And then there was Chris Quinn.
With Wednesday's confirmation that second-round draft pick Pat Beverley has signed to play next season for Greek power Olympiakos, the Heat now has as many point guards as the Miami Hurricanes have scholarship quarterbacks. There's Chalmers and Quinn (right).
On the surface, it appears Heat president Pat Riley has essentially blown that $1.5 million the team forked over to the Los Angeles Lakers on draft night to acquire Beverley. Yes, the Heat still maintains Beverley's rights, and the expectation is that he will be brought back a year from now when Quinn's contract expires.
Beverley wasn't going to be a sure-fire answer to get the Heat's backcourt rotation over the hump this season. That type of job should - and needs - to fall into the hands of a veteran, either through a late summer free agency pickup or trade prior to the Sept. 28 start of training camp.
By now, you're familiar with the names still out there.
Over here, there's proven and presumably pricier options such as Allen Iverson and Jamaal Tinsley. But neither, despite what they say, would come into the fold and simply bow down to the much younger and far less accomplished Chalmers. Over there, you've got the salvage-what's-left-of-their-careers crew consisting of well traveled Bobby Jackson, Brevin Knight, Ty Lue, Flip Murray, Jason Hart and so on. And beyond that, there are long-standing restricted free agents in the form of Nate Robinson and Ramon Sessions.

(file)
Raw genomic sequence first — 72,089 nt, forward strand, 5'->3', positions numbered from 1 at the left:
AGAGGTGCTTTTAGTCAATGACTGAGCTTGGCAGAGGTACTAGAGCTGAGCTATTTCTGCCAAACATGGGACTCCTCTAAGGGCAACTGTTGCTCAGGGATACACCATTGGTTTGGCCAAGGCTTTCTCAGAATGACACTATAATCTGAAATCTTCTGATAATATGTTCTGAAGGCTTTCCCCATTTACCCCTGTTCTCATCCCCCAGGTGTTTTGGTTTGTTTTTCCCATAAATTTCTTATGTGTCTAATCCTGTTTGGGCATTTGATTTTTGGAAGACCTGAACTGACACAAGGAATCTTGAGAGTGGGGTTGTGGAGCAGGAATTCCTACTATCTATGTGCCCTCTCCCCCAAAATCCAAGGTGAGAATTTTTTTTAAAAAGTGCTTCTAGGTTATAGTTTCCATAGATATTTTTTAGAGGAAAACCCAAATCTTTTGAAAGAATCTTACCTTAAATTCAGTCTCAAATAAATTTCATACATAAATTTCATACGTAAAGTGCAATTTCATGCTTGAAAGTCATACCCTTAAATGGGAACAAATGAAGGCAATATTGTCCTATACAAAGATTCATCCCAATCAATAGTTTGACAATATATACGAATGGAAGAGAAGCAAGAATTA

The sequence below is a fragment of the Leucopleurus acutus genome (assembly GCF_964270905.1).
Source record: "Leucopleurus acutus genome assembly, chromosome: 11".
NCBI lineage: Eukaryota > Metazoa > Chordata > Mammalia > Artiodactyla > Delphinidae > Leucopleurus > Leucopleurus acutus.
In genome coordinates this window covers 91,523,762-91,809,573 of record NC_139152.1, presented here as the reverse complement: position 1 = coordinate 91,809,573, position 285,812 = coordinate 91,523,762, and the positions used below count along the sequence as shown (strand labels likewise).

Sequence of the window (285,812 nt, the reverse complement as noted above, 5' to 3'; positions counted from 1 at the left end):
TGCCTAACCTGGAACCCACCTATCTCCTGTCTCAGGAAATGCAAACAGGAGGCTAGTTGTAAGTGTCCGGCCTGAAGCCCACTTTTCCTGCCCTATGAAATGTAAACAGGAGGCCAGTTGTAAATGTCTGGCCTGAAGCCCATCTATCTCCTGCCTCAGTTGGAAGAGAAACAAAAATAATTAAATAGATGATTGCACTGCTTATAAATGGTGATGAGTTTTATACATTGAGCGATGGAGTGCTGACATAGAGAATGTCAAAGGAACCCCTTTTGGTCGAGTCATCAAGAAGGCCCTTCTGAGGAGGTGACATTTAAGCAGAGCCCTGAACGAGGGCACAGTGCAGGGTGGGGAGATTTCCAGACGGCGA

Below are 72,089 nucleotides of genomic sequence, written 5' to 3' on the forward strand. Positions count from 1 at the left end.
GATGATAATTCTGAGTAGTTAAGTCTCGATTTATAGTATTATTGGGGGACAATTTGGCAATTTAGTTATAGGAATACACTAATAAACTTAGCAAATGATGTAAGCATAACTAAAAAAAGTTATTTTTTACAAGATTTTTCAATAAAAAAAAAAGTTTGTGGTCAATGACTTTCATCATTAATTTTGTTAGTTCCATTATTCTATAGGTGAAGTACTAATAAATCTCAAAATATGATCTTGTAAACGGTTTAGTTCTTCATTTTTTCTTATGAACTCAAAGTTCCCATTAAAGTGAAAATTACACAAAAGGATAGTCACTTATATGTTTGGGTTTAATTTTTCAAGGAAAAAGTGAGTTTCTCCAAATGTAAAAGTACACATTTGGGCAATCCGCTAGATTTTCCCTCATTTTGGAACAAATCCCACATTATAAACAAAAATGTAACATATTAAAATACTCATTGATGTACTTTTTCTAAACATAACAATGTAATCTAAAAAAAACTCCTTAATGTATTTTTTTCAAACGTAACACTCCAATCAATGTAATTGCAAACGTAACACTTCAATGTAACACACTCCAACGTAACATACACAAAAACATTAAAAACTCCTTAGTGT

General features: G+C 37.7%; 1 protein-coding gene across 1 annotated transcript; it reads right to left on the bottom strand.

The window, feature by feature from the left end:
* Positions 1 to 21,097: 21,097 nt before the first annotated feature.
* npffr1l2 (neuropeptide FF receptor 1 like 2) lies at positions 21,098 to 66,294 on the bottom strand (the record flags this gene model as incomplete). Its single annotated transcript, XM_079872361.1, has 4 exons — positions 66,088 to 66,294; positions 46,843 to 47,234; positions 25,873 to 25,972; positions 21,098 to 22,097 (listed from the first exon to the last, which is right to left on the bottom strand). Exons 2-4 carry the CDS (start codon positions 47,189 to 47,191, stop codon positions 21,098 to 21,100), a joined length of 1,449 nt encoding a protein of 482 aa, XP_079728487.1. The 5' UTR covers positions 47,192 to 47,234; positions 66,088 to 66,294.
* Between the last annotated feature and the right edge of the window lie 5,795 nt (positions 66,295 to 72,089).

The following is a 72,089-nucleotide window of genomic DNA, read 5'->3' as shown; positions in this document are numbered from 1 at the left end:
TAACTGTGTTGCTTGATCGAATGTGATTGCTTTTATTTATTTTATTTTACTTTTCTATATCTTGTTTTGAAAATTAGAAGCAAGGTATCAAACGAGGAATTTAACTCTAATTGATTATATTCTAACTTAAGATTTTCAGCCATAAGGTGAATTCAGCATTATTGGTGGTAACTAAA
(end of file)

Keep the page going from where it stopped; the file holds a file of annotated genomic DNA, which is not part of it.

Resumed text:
You're probably thinking what I'm thinking. That Riley has to make a move at this point. That he wouldn't have stamped Beverley's boarding pass to Europe without the intention of landing some veteran help.
That is unless there's an unexpected wild card in play, some form of relief already on the roster. The only other in-house option that comes to mind would be Daequan Cook (below left). But if you recall, the backup shooting guard was a disaster in that brief stint when he was pressed into point guard duty a while back. Maybe he's improved. Cook, last season's 3-PT Shootout Champion at All-Star Weekend, spent the bulk of this offseason running pick-and-roll sets and working on his ball-handling. And that might be his best path to steady playing time, considering the roster crowd at shooting guard and small forward.
But that can't be the plan, can it? Therein lies the story of this puzzling offseason for the Heat. As the start of training camp approaches a month from now, there continues to be a lot more questions than answers. You have to believe that Miami can only get to the point of this problem by eventually addressing the problem at the point.